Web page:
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Creating a safe space for women in rugby

  Damima Duffield is the Kenya Rugby League Federation (KRLF) team manager and handles both the men’s and women’s team [courtesy, Damima Duffield]

Damima Duffield falls under the category of passionate sportspersons. She is the Kenya Rugby League Federation (KRLF) team manager and handles both the men’s and women’s team.

“Sports is a big part of my identity. I have been playing since I can remember. When I was in school, I excelled in sports even when all else fluctuated,” says Damima.

Before realizing where her passion truly lies, Damima played different sports, like hockey and football. However, there was no rugby for girls at school.

“At break time, we could play with the boys, but during P.E. lesson there was no rugby. I did not have much of an interest at that time though.”

She tried playing club football after high school, but it did not last long. She also played hockey and according to her, it was fun, but just like football, it did not go on for long.

“As someone who chooses integrity most of the times, I did not like the fact that only a few people showed up for training, but when it was time to play, those who did not make an effort would show up and even get more playing time.”

One day, she was invited to watch a rugby match and her interest started growing.

“I met up with a friend. At the time, he was the physiotherapist for the U20 Rugby National Team. At the time, the players were at a camp. He made his calls and I ended up joining them.”

To her, the camp was an unforgettable experience. She was a provided with a great learning experience because in as much as she played the game for leisure when in school, she did not understand the game professionally.

“I finally got the opportunity to learn the game properly and that is how I started though not in the field. I watched for a couple of years. The first club I supported was Impala, probably because they were closer to where I lived.”

The number of times Impala played a huge role in building her career is huge. Her doors started opening one by one as soon as she associated herself with the club.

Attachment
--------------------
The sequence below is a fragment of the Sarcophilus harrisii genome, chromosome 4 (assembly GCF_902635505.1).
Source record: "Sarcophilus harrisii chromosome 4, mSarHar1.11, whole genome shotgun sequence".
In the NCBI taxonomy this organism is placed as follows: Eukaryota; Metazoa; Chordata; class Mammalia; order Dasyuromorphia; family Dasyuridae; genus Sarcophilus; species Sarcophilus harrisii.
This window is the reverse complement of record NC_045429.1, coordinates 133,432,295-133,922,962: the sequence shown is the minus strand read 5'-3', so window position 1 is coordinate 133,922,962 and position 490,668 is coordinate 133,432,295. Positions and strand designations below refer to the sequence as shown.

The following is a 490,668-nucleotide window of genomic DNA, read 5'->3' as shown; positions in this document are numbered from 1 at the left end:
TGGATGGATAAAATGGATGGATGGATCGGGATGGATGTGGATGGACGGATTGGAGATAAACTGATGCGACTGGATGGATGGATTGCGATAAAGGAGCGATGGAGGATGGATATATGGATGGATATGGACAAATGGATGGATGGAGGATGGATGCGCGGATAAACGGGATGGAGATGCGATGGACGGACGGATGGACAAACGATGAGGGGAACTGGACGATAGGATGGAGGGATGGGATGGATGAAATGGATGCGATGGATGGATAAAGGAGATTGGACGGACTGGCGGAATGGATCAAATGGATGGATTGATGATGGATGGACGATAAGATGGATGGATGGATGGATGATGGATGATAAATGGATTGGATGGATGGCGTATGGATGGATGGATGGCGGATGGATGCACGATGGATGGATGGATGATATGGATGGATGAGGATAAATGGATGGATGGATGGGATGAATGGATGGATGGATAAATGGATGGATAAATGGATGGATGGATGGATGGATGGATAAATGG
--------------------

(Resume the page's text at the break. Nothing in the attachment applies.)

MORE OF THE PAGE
Most people start their sports careers in the field as players. On the contrary, Damima was working for Impala even before she started playing for any team.

“There came a time when the club needed someone to manage the gate. Since I was doing nothing with my time other than watching, I took the opportunity. They actually realised they could make money at the gate through what I was doing.”

Damima remembers giving her all in the role she was given. Her effort did not go unnoticed; she was pushed to do different things. During one of the Impala friendly tournaments, she assisted the tournament director.

“I am sure there are people who were wondering why, but this is how you build your trust with people. I would say that I am forever thankful to the guys in management at Impala because they saw potential in me even when no one did.”

In 2011, Damima was approached by several ladies, requesting her to join them on the field.

“I remember this one that came and said, ‘huwezi kuwa na bass hivi na huchezi rugby’. I didn’t think much of it at the time until one more person asked me to try.”

At this point, she had learnt a lot through watching and analyzing most of the matches so she got convinced and started playing.

“When I first started, it was not easy, it was different. For rugby, you just have to be tough because it is full contact. Most girls were like tomboys or really tough. I didn’t mind that because I was the tomboy when growing up so I somehow felt like I was home.”

She trained for about three months, learning not just rules, but also mastering the rugby craft on the field.

During the years 2011 and 2012, Damima played for Mwamba RFC. Other engagements came up and she went away for a while but she was called back to the team. They needed her.

“After a period of time, I did not have much of an interest to play for the national team. At that time, I felt like the culture had not changed as much and since I needed to make it change, I decided to get into management.”

After leaving the field, she went into TV where she was a rugby reporter before becoming a host in a sports show.

Her experience with rugby has been a mixture of sweet and sour, but mainly sweet. Her virtue of integrity led to one of her sour moments, when she unapologetically opened up about harassment.

Damima says not taking action is one of the reasons why most girls don’t open up when they face such challenges. As a lady in management, these are some of the thing she advocates against.

“We are about to start our third domestic season. In those three years, we have gone for sort of African Championship thing. We came third out of four teams, which is great seeing as that was our first trial. Last year wasn’t so great in terms of results, but we gained really good experience.”

Damima is passionate about seeing women in rugby winning. This passion goes deep to the point that she sees the young girls as her children.

“I want to create a safe space. I am so happy to say, and not to brag, that many people have come to me and said that they are not okay. There was a project I did with Tanqueray and my message was heavy on people speaking up. A player’s performance in the field is highly dependent on their mental health and my aim is to see healthy women in the field.”


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